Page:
Cup, column, candlestick, All temporal things related royally, And patterns of what shall be in the Mount.

But, to get a more simple and exact idea, let us observe the means which those who have studied the heavens have taken to illustrate astronomical facts. There is an astronomical toy called the orrery, which can be made, by proper mechanism, to represent, with tolerable accuracy, the actual motions of the planets in their orbits, and which can serve to illustrate the phenomena which from time to time occur in the heavens. Now the tabernacle of Moses is precisely like this; it is a religious orrery, a means of representing religious truths and bringing home religious facts to the consciousness of those who are unable to study the skies and the lunar and planetary theories for themselves. But no one who wishes to be a real astronomer would be content with winding up the orrery and watching the balls go round; he would know that the heavens must be studied for themselves, if one was ever to understand them accurately: and no one who wishes to be more than moderately religious can remain satisfied with the meagre assistance obtained by ritual and externalism.

We observe, too, that no one who wished to chronicle fresh facts would go to the orrery to learn them. He would, for instance, turn his spectroscope on the sun, and not on the great ball which represents it in the mechanism, if he wanted to determine the constituents of that great luminary. And let us remember that we shall never get at any fresh religious truth by means of ritual; the proper destination of all orreries, religious or otherwise, is the museum. But meanwhile the heavens still go round, which are the work of Thy fingers; and the moon and the stars, which Thou hast ordained, can still be studied, even when all the imitations of the universe have been swept away. We desire for ourselves an emancipation from all that is merely traditional in the religious life; we would refer back our lives to the original thought of God concerning them. Our life needs emendation, which can only take place satisfactorily by reference to the original design. We are often perplexed in our study of Scripture, by various readings and incorrect texts, and we wish that we could attain to something like the possession of an exact copy, if it were only of a single gospel. We read of Tischendorf finding the precious Codex in the monastery on Mount Sinai, and cannot forbear wishing that, perhaps, in some of the waste places of the East, there might be found a copy, not of the fourth or fifth century, but, if possible, of the first.

Suppose, for example, that a copy of the Gospel of St. Matthew, signed with his own hand, should come into our possession, in which it should be stated that "I, Matthew, sometime a tax-gatherer for the Romans, and now a collector of dues for the Almighty, and one of them that are set to ask, 'How much owest thou unto my Lord?' have written this book, by the aid of the Holy Spirit; wherein may be heard many voices of the Lord; and lo! some of them have already come to pass, and the rest must shortly be done. And may the peace of him that wrote this book abide also with them that read." The supposition is not so very absurd, and if it could be demonstrated to the satisfaction of the learned (a people hard to persuade) that the Book and the hand were genuine, what a number of questions would be settled. An end would be made of all glosses and emendations of the text over which there have been so many disputes, and there would be an excision of all parts that have been added by later hands.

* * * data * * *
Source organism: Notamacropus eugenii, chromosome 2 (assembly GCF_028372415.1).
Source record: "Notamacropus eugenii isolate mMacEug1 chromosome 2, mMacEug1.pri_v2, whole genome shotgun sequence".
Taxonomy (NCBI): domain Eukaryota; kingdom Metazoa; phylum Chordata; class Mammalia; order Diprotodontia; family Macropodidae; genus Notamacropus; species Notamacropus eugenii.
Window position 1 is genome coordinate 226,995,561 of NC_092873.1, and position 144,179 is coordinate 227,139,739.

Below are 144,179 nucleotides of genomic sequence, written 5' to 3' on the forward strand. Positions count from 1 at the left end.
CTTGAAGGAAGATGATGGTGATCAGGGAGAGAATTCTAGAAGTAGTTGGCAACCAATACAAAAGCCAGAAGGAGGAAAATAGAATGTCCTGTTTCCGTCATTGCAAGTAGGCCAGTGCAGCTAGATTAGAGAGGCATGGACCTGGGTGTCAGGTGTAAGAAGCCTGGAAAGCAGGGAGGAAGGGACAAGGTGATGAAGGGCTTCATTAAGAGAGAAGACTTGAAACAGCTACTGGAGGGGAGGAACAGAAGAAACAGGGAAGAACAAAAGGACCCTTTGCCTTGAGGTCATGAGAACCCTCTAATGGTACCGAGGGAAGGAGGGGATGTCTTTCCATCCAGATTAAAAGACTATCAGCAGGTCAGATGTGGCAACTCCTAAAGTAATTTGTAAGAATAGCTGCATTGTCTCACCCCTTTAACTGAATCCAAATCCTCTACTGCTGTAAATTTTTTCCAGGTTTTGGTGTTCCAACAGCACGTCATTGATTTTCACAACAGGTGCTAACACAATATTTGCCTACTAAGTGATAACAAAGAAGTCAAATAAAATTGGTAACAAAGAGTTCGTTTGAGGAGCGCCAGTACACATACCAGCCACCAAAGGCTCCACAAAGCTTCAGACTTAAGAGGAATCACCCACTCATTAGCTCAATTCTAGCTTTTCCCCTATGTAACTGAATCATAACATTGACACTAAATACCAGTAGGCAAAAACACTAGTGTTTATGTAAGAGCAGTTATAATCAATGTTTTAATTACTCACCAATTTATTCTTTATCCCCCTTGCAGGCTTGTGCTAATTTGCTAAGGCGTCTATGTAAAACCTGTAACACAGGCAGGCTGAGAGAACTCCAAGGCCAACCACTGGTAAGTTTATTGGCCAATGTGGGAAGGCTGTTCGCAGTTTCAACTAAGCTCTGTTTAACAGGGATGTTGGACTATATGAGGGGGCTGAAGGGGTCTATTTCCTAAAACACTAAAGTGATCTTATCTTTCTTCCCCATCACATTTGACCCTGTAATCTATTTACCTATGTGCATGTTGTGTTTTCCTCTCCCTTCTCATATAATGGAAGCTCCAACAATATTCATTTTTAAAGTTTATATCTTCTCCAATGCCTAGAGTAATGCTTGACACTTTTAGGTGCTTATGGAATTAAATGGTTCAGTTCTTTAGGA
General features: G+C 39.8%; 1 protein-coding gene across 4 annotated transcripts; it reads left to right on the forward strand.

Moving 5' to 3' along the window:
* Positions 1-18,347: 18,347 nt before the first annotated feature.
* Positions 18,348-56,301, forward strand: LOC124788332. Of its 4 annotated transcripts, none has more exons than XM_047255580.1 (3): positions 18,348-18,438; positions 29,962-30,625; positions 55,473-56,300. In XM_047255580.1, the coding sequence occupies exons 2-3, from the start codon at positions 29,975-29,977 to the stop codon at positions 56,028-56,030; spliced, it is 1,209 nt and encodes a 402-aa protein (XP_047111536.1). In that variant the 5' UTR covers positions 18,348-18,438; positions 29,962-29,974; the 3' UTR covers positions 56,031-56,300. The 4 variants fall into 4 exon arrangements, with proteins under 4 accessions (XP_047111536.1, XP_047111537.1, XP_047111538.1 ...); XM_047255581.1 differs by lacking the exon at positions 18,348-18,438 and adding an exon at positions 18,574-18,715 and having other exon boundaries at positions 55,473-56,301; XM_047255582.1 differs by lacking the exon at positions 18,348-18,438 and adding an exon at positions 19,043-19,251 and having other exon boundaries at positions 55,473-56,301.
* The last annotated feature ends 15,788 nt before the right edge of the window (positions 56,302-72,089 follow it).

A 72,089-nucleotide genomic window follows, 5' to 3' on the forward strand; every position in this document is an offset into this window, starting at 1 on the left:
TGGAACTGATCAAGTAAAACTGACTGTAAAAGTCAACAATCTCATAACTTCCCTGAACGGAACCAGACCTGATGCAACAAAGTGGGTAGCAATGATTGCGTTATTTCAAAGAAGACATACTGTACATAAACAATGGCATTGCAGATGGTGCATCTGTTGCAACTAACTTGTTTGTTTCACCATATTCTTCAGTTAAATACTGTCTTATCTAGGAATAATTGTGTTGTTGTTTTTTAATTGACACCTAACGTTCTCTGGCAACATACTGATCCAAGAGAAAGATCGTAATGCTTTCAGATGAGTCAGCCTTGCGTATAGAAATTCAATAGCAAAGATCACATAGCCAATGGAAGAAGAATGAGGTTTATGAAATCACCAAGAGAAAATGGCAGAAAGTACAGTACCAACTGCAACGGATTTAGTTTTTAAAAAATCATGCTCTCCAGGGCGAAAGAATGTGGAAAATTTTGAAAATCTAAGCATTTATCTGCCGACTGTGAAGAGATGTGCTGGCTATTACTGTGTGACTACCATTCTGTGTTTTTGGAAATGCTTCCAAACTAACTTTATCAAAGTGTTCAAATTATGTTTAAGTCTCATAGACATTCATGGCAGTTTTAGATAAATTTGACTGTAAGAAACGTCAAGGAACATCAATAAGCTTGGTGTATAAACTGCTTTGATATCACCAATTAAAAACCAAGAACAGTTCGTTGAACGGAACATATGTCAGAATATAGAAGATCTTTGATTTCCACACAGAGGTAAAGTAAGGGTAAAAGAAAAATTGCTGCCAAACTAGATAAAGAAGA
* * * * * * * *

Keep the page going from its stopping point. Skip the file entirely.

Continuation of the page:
But we must admit that the corruptions of the sacred text are insignificant in comparison with the deviations that we find in our own lives from the original thought of God concerning us. Registered and chronicled in heaven is the mind and will of our Father about us; registered and chronicled also are the defects which have marred the handiwork of God in the soul. We do not always set out with the intention of spoiling our souls, and of keeping them from being holy books, in which he that runs may read; but as a matter of fact what self writes in the margin soon creeps into the text; and what we write between the lines soon becomes a part of the manuscript.

Let who says The soul's a clean white paper, rather say A palimpsest, a prophet's holograph, Defiled, erased, and covered by a monk's— . . . . . . . we may discern perhaps Some upstroke of an Alpha and Omega Expressing the Old Scripture.

But if we are to undergo a real emendation, it must be by detecting something more than an upstroke of the Divine Will; it must be by reference to the original plan of God, and by a surrender to the same.

In the chapels at the back of the choir of Cologne Cathedral are preserved the original parchments on which are drawn the plan of the great minster. All the centuries through which this building has been raising, the men that have been working at it have had in reverence the original thoughts of the master-minds at the first: and those who have been chosen to the superintendence of the work have been men who were reckoned the most conversant with the laws of the Gothic architecture. One can imagine that Archbishop Englebert sleeps the more softly in his silver shrine because of the completed work of to-day. So we speak and think of a great stone-temple, the working out of an idea whose details were at first but scantily given, carried out in ages during which the master-minds that planned it could no more be consulted.